So allow me to remedy my lapse . . .
Boy Patriot made me a mother after a long, painful struggle with infertility. It was a strange thing to become, overnight, just another patient having a normal pregnancy after I’d been seeing specialists for so long. But despite the difficulty in conceiving, carrying my firstborn was one of the most enjoyable phases of my life. I had an easy pregnancy and a semi-challenging (and for a moment, very scary) labor and delivery, and in the end, my arms cradled a healthy 8 lb, 7 oz baby boy.
It’s hard to think of him as such now. When I brought him home from the hospital, he fit perfectly on my lap. Now, he’s taller than I am. He shaves. He talks about flirting with girls. His voice is deep and resonant. He’s learning to drive. He talks of joining the Army.
He’s becoming a man.
It’s tough and rewarding to watch this transition. Perhaps the most interesting thing about it has been my own propensity to feel safe around him when Mr. P isn’t around. Not only is he transitioning into adulthood, but he’s transitioning into protector. I know I can count on Boy Patriot to defend not only me, but also his sisters, his brother, his home, his property.
I find that I don’t always know how to talk about this boy–this young man–now. I don’t see him the same way that I used to see him. I don’t see his faults and gifts and talents through the lens of my own or Mr. P’s. Rather, Boy Patriot is starting to become his own person–his own man.
We have much in common, Boy Patriot and I. It’s rewarding to have a son who enjoys fantasy and science fiction as I do. It’s fun to talk language and literature with him. He’s bright and witty, and he enjoys a good snark now and again. And I have to admit–I found it deeply rewarding when he threw Catcher in the Rye down and said, “This book is stupid, Mom. I’m not finishing it.” Score one for taste!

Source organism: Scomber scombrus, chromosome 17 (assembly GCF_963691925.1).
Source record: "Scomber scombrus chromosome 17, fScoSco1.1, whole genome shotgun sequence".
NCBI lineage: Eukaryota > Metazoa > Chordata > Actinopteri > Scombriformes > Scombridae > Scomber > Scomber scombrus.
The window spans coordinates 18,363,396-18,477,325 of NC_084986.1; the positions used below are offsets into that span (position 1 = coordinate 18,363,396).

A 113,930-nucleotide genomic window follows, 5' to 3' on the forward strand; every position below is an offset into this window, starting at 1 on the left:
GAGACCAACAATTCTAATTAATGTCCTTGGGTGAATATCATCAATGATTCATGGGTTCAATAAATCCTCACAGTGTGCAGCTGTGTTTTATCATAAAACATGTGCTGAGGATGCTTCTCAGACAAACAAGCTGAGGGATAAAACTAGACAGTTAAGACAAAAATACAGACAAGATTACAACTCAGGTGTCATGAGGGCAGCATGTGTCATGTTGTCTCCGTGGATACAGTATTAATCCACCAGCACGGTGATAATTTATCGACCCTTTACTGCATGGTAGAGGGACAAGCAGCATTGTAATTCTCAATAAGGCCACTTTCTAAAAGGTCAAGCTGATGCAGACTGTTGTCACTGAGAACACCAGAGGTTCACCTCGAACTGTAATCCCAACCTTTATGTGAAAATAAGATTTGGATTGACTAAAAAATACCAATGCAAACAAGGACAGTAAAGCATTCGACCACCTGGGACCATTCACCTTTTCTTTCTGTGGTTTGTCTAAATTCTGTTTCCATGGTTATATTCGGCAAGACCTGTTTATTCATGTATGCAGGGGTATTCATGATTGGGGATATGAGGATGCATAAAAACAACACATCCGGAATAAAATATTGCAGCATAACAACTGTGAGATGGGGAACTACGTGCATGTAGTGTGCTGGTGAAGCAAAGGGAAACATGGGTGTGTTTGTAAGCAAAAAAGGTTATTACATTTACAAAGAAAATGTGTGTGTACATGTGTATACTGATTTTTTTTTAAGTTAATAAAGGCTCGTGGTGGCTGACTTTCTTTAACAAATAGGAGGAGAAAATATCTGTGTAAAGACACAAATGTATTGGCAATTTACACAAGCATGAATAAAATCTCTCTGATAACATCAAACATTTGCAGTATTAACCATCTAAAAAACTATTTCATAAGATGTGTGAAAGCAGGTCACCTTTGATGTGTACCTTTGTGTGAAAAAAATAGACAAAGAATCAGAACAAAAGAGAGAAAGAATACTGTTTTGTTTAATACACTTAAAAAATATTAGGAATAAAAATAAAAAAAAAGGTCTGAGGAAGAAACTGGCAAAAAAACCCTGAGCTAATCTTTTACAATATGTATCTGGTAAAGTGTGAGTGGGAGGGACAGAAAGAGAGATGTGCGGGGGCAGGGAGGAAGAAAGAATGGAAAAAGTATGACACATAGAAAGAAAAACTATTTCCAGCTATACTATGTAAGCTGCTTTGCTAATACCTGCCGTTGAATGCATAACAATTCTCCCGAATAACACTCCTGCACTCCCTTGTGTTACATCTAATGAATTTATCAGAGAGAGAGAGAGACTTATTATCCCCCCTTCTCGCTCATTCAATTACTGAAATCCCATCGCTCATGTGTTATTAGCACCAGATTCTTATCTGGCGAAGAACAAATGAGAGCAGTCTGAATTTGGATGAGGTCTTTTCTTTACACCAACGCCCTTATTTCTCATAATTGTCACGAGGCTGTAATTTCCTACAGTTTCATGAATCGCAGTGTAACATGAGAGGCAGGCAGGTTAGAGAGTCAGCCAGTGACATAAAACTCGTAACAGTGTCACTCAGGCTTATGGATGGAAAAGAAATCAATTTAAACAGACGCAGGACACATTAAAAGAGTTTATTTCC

This is an odd stage in life–this transition, this time when he’d rather be with friends but is confined by his circumstances, when he longs to do more but is restricted by his age, when he wishes for grown-up fare and understands some grown-up things but doesn’t mind an occasional animated movie. It’s a stage where I can see the future dimly, as through a glass, but in tantalizing shades and shadows that suggest good things, great things ahead. It’s a stage of coaching–a stage where I still have a voice and still have authority, but where his decisions and opinions become more and more important each day.
There are moments these days when I see the flash of the man he is becoming–when I hear his voice pledge his all to a woman he loves, when I imagine that this face might one day be imprinted on his own son, when I envision the gray in his father’s hair flecked in his own. But there are an equal number of moments when I remember–when I see the little boy with the white-blond curls and the chubby arms, when I hear the sweet little voice that used to call me “Mommy,” when I can almost taste the moments where the full weight of toddlerhood would finally wear itself out and fall asleep on my shoulder.
Fifteen years. Fifteen years, I’ve been a mom. A mommy. Almost a third of my life devoted to parenting.
And this boy is the one who ushered me into it all.
It’s been worth every moment.